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Self-employed or worker? Gig economy rulings take opposing positions
In the space of just a week, two very different judgements have been made about the employment status of those working in the so-called ‘gig’ economy.
In the first, the Employment Appeal Tribunal (EAT) rejected Uber’s appeal against the finding that its drivers should be recognised as employees and therefore entitled to benefits such as holiday and sick pay. The EAT dismissed Uber’s claim that drivers were independent contractors, ruling that in reality they were subject to a number of controls. Uber is expected to appeal again.
Despite the apparent operational similarity between Uber drivers and Deliveroo bike couriers, the Central Arbitration Committee took the opposite view, ruling that riders were in fact self-employed. This judgement rested on a specific clause in the riders’ contract which gave them the right to substitution.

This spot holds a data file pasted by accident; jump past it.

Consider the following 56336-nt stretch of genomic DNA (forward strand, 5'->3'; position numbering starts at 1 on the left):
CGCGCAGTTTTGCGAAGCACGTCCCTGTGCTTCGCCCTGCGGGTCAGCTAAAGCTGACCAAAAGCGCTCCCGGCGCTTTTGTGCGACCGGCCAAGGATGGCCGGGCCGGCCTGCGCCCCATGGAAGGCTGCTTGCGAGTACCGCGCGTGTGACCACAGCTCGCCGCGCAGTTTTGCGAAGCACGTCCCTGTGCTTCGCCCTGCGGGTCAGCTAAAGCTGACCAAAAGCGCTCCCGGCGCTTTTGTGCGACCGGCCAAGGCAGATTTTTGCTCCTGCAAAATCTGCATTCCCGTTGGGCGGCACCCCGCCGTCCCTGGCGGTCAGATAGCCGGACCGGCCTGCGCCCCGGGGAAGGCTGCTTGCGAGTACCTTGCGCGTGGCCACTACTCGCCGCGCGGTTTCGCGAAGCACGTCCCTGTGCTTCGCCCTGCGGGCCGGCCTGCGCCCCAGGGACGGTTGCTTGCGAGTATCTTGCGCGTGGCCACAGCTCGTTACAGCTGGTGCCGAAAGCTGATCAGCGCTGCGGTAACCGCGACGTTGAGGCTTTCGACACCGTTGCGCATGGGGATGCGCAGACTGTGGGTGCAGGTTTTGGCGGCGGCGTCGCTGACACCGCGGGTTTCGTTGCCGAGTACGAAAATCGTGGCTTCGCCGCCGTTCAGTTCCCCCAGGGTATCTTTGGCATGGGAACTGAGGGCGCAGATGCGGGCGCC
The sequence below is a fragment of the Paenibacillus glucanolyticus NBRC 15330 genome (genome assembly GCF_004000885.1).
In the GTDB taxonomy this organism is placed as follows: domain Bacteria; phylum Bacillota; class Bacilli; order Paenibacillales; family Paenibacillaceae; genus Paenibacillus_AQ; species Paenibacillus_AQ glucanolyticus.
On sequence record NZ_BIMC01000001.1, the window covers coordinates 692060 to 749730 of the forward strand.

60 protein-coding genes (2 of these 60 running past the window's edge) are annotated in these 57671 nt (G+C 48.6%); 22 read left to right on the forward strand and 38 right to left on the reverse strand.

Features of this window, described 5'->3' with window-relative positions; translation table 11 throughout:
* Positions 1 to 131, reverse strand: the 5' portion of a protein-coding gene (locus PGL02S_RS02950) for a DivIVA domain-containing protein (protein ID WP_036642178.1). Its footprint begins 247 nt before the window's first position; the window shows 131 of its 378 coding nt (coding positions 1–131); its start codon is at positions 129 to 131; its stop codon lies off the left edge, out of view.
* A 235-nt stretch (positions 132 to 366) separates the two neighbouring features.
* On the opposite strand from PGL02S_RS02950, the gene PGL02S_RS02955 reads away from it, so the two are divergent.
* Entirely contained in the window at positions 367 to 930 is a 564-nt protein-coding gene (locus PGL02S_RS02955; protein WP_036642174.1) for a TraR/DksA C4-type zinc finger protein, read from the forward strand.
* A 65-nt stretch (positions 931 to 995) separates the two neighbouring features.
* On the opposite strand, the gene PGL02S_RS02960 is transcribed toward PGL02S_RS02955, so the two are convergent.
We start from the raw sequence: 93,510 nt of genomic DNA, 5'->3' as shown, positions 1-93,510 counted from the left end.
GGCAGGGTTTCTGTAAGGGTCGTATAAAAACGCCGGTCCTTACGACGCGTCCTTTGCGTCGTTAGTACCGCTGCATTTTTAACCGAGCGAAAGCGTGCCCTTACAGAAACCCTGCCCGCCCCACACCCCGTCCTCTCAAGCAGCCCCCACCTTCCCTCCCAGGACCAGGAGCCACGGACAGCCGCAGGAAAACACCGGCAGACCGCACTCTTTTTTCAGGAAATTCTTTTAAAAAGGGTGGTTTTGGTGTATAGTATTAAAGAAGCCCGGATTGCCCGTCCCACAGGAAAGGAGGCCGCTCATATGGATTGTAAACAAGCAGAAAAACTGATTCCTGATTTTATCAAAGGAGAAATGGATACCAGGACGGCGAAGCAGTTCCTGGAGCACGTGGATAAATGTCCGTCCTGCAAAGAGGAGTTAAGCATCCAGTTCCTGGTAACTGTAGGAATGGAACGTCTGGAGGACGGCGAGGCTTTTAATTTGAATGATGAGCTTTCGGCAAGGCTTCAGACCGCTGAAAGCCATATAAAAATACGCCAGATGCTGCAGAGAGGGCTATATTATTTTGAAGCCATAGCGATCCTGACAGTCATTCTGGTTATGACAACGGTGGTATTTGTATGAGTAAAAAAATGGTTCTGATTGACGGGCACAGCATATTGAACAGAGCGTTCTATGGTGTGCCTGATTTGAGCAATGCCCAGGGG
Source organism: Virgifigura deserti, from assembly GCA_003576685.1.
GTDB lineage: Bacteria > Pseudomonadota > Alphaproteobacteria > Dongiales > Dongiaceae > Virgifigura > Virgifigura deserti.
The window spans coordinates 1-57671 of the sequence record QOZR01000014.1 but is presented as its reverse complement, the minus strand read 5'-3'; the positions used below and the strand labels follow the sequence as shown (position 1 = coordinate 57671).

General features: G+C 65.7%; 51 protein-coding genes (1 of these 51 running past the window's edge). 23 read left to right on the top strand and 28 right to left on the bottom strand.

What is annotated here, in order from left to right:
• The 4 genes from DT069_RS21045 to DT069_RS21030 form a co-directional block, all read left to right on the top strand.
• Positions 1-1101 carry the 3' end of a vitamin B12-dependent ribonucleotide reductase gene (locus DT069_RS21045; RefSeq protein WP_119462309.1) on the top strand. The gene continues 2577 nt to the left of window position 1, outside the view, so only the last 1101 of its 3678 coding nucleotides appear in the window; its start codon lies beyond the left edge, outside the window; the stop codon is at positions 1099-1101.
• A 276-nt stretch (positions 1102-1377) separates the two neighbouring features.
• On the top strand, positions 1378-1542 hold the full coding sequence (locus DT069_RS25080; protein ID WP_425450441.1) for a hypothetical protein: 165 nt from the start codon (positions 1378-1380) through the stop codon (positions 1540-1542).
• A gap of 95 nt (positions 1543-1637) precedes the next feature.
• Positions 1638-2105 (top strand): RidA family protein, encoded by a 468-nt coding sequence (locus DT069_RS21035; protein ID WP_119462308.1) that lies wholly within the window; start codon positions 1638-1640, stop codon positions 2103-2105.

The Deliveroo ruling takes a different approach to other cases by focusing on contractual detail rather than what happens in practice. It remains to be seen which approach takes precedence in future. The government will publish a discussion paper on this issue as part of the response to Matthew Taylor’s review. In the meantime, confusion around employment status continues unabated.
Criminal Finances Act – an update
In September, we highlighted how diligent agencies need not fear the Criminal Finances Act 2017. However, agencies that do not scrutinise their suppliers and ensure compliance with regulations should be aware that it is the business that takes the financial hit for an individual’s tax evasion activities, not the individual themselves.